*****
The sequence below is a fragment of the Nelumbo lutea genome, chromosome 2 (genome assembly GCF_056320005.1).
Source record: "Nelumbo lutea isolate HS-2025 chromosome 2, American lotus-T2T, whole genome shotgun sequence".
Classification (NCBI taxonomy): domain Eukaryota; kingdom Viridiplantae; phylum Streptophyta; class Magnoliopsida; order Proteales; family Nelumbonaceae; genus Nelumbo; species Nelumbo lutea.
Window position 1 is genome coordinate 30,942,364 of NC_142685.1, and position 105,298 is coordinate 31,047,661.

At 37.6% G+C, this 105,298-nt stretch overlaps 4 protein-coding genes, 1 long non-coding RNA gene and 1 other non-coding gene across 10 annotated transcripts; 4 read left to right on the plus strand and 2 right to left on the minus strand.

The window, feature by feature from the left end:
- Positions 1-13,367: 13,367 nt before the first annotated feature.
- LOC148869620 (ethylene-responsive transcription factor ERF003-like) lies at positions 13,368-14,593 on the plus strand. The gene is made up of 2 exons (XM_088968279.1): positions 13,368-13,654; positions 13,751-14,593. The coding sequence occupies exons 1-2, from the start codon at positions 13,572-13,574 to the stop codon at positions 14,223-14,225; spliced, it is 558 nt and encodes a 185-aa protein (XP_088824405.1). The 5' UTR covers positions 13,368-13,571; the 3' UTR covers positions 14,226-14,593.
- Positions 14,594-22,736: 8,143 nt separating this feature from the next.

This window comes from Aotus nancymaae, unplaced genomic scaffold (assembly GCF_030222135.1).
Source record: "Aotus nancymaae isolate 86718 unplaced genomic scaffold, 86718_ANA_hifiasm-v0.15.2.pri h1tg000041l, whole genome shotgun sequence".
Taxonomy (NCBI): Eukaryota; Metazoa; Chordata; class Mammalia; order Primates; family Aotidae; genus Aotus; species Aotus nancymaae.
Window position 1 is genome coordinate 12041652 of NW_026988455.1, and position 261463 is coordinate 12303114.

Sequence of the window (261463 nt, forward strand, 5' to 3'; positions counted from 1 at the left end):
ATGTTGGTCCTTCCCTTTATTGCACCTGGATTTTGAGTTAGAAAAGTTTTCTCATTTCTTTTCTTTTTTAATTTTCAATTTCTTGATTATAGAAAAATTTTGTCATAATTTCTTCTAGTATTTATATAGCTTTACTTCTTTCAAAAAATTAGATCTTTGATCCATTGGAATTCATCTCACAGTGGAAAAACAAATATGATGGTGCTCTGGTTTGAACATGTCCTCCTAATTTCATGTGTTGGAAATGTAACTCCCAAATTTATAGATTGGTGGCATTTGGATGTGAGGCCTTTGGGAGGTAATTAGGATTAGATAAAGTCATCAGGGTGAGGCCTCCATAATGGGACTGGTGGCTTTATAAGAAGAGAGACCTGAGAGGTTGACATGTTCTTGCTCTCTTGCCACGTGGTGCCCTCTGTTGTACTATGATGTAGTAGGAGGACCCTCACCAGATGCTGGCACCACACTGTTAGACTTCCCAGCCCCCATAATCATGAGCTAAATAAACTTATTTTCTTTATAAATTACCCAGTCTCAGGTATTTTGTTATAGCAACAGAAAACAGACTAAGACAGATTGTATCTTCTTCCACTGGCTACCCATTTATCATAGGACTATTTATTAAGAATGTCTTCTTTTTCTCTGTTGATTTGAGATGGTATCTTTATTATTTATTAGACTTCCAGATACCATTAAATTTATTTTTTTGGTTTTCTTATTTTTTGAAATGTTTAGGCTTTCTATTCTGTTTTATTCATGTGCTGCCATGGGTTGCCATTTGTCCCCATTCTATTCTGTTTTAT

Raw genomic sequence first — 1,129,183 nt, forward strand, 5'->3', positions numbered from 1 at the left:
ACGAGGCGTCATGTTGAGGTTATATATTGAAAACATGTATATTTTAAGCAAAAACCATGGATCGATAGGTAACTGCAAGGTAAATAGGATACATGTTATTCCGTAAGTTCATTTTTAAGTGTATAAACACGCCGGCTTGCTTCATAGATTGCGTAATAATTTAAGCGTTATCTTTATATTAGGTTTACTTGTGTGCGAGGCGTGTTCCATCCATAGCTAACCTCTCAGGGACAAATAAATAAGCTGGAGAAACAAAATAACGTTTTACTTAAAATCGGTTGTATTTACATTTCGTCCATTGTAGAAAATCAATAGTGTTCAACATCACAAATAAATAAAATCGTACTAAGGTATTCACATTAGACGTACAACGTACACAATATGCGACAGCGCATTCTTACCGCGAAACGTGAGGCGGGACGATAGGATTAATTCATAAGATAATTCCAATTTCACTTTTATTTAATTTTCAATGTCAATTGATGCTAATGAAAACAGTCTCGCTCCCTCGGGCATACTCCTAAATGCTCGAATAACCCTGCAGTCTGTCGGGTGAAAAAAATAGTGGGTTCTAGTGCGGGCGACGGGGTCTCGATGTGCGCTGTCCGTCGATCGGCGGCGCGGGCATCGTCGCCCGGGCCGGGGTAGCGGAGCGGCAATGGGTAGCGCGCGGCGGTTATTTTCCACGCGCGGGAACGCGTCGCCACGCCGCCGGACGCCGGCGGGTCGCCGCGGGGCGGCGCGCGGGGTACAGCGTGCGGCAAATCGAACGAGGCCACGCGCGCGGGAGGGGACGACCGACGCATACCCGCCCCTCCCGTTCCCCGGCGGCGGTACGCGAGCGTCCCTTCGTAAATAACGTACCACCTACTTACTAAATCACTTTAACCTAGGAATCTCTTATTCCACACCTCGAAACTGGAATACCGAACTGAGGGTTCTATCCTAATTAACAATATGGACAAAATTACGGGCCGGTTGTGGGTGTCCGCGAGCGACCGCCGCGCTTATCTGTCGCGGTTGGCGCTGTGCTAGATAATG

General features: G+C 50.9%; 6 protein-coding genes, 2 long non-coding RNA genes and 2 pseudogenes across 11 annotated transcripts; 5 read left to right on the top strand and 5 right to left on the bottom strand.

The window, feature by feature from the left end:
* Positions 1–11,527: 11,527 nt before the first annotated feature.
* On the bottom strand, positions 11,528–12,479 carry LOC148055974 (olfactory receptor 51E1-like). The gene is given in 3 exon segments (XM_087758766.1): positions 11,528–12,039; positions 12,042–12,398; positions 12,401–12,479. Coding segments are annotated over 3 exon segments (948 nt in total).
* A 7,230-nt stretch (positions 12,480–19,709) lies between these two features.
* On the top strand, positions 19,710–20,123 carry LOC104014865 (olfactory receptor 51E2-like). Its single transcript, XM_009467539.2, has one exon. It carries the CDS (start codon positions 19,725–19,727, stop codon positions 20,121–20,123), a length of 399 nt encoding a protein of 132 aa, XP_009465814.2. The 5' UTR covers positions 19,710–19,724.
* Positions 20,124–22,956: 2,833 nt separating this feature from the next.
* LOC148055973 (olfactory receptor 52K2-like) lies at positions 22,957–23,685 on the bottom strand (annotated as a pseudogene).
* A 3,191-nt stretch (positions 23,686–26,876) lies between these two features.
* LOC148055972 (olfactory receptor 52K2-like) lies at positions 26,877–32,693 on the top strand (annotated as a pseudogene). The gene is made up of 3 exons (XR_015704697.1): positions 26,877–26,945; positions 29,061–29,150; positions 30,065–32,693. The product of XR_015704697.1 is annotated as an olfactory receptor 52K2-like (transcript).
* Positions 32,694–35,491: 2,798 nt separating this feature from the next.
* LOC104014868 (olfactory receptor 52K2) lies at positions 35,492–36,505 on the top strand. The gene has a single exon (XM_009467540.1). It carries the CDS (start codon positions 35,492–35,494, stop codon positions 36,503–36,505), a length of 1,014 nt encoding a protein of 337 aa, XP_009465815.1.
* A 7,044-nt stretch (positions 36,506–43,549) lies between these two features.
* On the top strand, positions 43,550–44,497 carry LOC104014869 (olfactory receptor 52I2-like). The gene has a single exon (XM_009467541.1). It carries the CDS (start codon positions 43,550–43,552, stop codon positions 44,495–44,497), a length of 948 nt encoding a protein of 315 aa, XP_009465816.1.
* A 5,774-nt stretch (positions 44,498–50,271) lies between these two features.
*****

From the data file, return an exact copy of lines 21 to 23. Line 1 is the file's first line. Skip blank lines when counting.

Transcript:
* On the bottom strand, positions 11,528–12,479 carry LOC148055974 (olfactory receptor 51E1-like). The gene is given in 3 exon segments (XM_087758766.1): positions 11,528–12,039; positions 12,042–12,398; positions 12,401–12,479. Coding segments are annotated over 3 exon segments (948 nt in total).
* A 7,230-nt stretch (positions 12,480–19,709) lies between these two features.
* On the top strand, positions 19,710–20,123 carry LOC104014865 (olfactory receptor 51E2-like). Its single transcript, XM_009467539.2, has one exon. It carries the CDS (start codon positions 19,725–19,727, stop codon positions 20,121–20,123), a length of 399 nt encoding a protein of 132 aa, XP_009465814.2. The 5' UTR covers positions 19,710–19,724.